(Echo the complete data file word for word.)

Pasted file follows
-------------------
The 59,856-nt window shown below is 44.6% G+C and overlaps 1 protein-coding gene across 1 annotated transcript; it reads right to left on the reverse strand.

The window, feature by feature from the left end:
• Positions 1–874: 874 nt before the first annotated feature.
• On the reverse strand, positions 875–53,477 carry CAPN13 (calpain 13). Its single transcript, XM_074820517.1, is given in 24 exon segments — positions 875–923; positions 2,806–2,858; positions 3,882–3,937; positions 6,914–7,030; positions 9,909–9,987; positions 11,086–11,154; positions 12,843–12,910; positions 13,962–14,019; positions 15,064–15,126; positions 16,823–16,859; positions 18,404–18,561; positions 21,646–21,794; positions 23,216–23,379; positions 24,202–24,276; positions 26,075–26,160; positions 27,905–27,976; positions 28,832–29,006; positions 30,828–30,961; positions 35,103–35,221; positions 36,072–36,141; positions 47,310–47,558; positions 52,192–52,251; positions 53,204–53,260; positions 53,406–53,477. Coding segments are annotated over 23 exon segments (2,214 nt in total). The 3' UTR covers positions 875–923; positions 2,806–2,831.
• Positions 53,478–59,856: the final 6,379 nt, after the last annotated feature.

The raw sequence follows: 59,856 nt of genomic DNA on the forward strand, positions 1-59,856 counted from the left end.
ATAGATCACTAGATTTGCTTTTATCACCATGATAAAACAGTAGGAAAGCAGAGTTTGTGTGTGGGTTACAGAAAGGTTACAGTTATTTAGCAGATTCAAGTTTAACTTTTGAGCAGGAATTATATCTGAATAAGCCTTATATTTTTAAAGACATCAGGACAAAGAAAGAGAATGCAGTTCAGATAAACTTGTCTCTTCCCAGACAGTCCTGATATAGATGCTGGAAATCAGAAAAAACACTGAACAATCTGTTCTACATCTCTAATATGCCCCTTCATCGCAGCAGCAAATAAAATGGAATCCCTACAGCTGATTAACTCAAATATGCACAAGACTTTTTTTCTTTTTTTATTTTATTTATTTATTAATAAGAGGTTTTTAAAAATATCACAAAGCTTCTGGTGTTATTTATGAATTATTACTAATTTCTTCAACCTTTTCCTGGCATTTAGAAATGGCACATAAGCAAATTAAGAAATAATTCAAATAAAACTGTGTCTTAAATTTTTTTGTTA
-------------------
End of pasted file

The 59,856-nt window shown below is 44.6% G+C and overlaps 1 protein-coding gene across 1 annotated transcript; it reads right to left on the reverse strand.

The window, feature by feature from the left end:
• Positions 1–874: 874 nt before the first annotated feature.
• On the reverse strand, positions 875–53,477 carry CAPN13 (calpain 13). Its single transcript, XM_074820517.1, is given in 24 exon segments — positions 875–923; positions 2,806–2,858; positions 3,882–3,937; positions 6,914–7,030; positions 9,909–9,987; positions 11,086–11,154; positions 12,843–12,910; positions 13,962–14,019; positions 15,064–15,126; positions 16,823–16,859; positions 18,404–18,561; positions 21,646–21,794; positions 23,216–23,379; positions 24,202–24,276; positions 26,075–26,160; positions 27,905–27,976; positions 28,832–29,006; positions 30,828–30,961; positions 35,103–35,221; positions 36,072–36,141; positions 47,310–47,558; positions 52,192–52,251; positions 53,204–53,260; positions 53,406–53,477. Coding segments are annotated over 23 exon segments (2,214 nt in total). The 3' UTR covers positions 875–923; positions 2,806–2,831.
• Positions 53,478–59,856: the final 6,379 nt, after the last annotated feature.

The raw sequence follows: 59,856 nt of genomic DNA on the forward strand, positions 1-59,856 counted from the left end.
ATAGATCACTAGATTTGCTTTTATCACCATGATAAAACAGTAGGAAAGCAGAGTTTGTGTGTGGGTTACAGAAAGGTTACAGTTATTTAGCAGATTCAAGTTTAACTTTTGAGCAGGAATTATATCTGAATAAGCCTTATATTTTTAAAGACATCAGGACAAAGAAAGAGAATGCAGTTCAGATAAACTTGTCTCTTCCCAGACAGTCCTGATATAGATGCTGGAAATCAGAAAAAACACTGAACAATCTGTTCTACATCTCTAATATGCCCCTTCATCGCAGCAGCAAATAAAATGGAATCCCTACAGCTGATTAACTCAAATATGCACAAGACTTTTTTTCTTTTTTTATTTTATTTATTTATTAATAAGAGGTTTTTAAAAATATCACAAAGCTTCTGGTGTTATTTATGAATTATTACTAATTTCTTCAACCTTTTCCTGGCATTTAGAAATGGCACATAAGCAAATTAAGAAATAATTCAAATAAAACTGTGTCTTAAATTTTTTTGTTA